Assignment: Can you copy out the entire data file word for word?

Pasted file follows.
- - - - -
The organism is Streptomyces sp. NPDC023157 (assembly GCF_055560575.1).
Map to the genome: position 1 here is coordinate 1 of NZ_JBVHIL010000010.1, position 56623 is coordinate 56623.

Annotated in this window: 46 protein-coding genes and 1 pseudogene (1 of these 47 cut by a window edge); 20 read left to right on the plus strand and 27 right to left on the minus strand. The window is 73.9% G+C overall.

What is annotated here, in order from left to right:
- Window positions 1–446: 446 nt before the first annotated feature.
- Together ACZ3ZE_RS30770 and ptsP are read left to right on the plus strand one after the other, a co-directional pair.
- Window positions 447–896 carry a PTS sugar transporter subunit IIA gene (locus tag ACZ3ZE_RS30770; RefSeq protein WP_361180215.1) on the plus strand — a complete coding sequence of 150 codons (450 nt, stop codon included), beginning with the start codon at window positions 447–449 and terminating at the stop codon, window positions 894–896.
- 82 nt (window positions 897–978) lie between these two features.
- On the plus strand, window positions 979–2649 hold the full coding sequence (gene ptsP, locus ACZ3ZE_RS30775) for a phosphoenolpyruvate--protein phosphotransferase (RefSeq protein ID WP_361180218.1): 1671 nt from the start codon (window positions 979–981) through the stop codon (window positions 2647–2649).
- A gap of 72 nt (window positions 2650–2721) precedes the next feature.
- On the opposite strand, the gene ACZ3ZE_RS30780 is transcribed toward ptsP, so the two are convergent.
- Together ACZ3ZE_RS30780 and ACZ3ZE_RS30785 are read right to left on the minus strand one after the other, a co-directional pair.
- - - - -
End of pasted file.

The organism is Streptomyces sp. NPDC023157 (assembly GCF_055560575.1).
Map to the genome: position 1 here is coordinate 1 of NZ_JBVHIL010000010.1, position 56623 is coordinate 56623.

Annotated in this window: 46 protein-coding genes and 1 pseudogene (1 of these 47 cut by a window edge); 20 read left to right on the plus strand and 27 right to left on the minus strand. The window is 73.9% G+C overall.

What is annotated here, in order from left to right:
- Window positions 1–446: 446 nt before the first annotated feature.
- Together ACZ3ZE_RS30770 and ptsP are read left to right on the plus strand one after the other, a co-directional pair.
- Window positions 447–896 carry a PTS sugar transporter subunit IIA gene (locus tag ACZ3ZE_RS30770; RefSeq protein WP_361180215.1) on the plus strand — a complete coding sequence of 150 codons (450 nt, stop codon included), beginning with the start codon at window positions 447–449 and terminating at the stop codon, window positions 894–896.
- 82 nt (window positions 897–978) lie between these two features.
- On the plus strand, window positions 979–2649 hold the full coding sequence (gene ptsP, locus ACZ3ZE_RS30775) for a phosphoenolpyruvate--protein phosphotransferase (RefSeq protein ID WP_361180218.1): 1671 nt from the start codon (window positions 979–981) through the stop codon (window positions 2647–2649).
- A gap of 72 nt (window positions 2650–2721) precedes the next feature.
- On the opposite strand, the gene ACZ3ZE_RS30780 is transcribed toward ptsP, so the two are convergent.
- Together ACZ3ZE_RS30780 and ACZ3ZE_RS30785 are read right to left on the minus strand one after the other, a co-directional pair.